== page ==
Anne Marie enjoys pulling together the moving parts in multi-forum or multi-plaintiff high-stakes litigation. In her cases, she partners with her clients to approach the challenges of litigation in efficient and creative ways. Currently, she is using these skills to help a major facilitator of online travel reservations respond to cases across the country. She also played a central role advising HealthSouth Corporation as it defended and prosecuted claims relating to a massive accounting fraud perpetrated against it by corporate officers. That litigation resulted in a $2.8 billion verdict against the company’s former CEO and $100 million from a settlement with the company’s former investment bank. Anne Marie’s practice has taken her to trial in venues as diverse as Alabama state and federal courts, AAA arbitrations, and the Tribal Court of the Poarch Band of Creek Indians.
Anne Marie is co-chair of the ABA Section of Litigation’s Regional Meeting Committee, has served as the Section’s liaison to the ABA Commission on Women in the Profession, and is a former co-chair of the Section of Litigation’s Woman Advocate Committee. She also chairs her firm’s Associate Committee where she oversees the professional development of the firm’s associates. Outside of work, she enjoys spending time with her husband and their two children.
- What do you remember most about your MOMENTUM experience?
As a professional woman actively managing work and home responsibilities, it is easy to become isolated. Momentum was a reminder that I was only one of many women in the community who were walking similar paths. I was immediately enriched by the experiences, advice, and life lessons of the talented women in my class. As our instructors walked us through world-class professional and personal development tools, we all also learned to stop and breathe together – something no one among us was accustomed to doing. That experience allowed us to connect and develop bonds that will carry forward for years to come.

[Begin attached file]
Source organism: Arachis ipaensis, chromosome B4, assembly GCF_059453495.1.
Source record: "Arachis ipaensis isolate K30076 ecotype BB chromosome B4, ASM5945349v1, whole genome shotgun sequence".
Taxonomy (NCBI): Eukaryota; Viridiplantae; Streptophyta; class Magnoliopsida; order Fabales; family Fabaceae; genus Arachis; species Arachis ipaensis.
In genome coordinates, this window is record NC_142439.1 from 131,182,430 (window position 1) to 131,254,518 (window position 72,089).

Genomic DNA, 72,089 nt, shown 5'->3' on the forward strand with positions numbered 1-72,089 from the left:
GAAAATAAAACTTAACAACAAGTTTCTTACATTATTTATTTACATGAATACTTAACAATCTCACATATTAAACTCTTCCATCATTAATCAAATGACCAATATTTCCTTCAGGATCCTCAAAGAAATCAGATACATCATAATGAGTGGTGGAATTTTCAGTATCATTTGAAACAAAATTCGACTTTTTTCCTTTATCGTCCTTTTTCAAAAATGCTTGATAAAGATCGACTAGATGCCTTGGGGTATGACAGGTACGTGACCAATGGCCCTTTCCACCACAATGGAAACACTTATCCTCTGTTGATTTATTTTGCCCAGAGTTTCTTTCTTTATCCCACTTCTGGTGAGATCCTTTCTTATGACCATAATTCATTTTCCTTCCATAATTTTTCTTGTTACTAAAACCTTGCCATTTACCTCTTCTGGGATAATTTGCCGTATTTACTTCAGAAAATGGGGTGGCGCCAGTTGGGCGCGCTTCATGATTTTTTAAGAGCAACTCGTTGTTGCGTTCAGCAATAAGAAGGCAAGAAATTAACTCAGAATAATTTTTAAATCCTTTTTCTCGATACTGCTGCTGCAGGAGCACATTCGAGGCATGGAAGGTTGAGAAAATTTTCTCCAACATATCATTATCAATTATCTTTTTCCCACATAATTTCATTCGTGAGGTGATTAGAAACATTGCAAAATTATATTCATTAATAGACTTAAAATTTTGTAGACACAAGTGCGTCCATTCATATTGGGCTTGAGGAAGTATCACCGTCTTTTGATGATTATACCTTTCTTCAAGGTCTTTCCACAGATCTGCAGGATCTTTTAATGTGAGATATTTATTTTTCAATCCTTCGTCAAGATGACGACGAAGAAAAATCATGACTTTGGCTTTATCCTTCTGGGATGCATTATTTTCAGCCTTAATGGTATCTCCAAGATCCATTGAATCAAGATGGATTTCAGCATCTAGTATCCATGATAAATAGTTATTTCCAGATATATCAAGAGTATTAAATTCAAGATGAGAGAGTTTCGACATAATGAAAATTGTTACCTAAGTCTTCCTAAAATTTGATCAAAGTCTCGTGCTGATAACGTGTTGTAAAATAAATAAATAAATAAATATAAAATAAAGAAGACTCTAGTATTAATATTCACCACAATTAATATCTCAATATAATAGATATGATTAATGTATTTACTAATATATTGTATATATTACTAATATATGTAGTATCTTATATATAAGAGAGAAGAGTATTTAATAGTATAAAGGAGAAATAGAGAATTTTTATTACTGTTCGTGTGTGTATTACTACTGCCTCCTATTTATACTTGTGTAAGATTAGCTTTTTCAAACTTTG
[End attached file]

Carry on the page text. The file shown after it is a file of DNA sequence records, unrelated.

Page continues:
- What will be the biggest challenge for the next generation of women in your opinion?
24/7 connectivity has its advantages in terms of flexible work schedules, but it also means there is no escape from work obligations. The current workplace still includes some people who remember when the work day ended when you left the office. In that world, what now is communicated by text or e-mail was communicated by letter. But, the next generation will have lived their entire lives in a world of constant and immediate communication. It will be a challenge for that generation to learn the value of reflection before taking action. And, sometimes there is no substitute for a face to face conversation.
- If you knew then what you know now, what would you tell your 18-year-old self?
Don’t worry as much about which career options will match family obligations. In other words, don’t take options off the table just because you know that you want to have a family. Over time, I’ve learned that there are many ways to enjoy professional responsibilities paired with family ones. Therefore, do something that you enjoy professionally and make good choices in your family decisions and you can make it work.
- How do you manage your energy around work and home?
This is a constant challenge. Time at home during the week is limited. Therefore, from the time I arrive home until the kids are asleep, I try to avoid looking at my messages. That has helped me feel more present in the moment. It is not a perfect solution because I always sit back down to work after the kids are in bed. But, it is a step towards focusing on one priority at a time.
- What is one characteristic you believe every leader should possess?
A respect of the power of the team that she is leading. The goal of every leader should be the accomplishments of the team. A leader should work to engage the individual members of the team and use those strengths to achieve the team’s goals.
- What hobby, indulgence or activity helps you de-stress?
Swimming has helped me to breathe deeply and turn off the outside world for at least a brief time each day. I enjoy the quiet of being under water and the rhythm of swimming is similar to meditation.
- A motto or favorite quote for approaching life or work?
Women are generally far too apt to apologize. I remind myself, “Don’t start a sentence with ‘I’m sorry.’”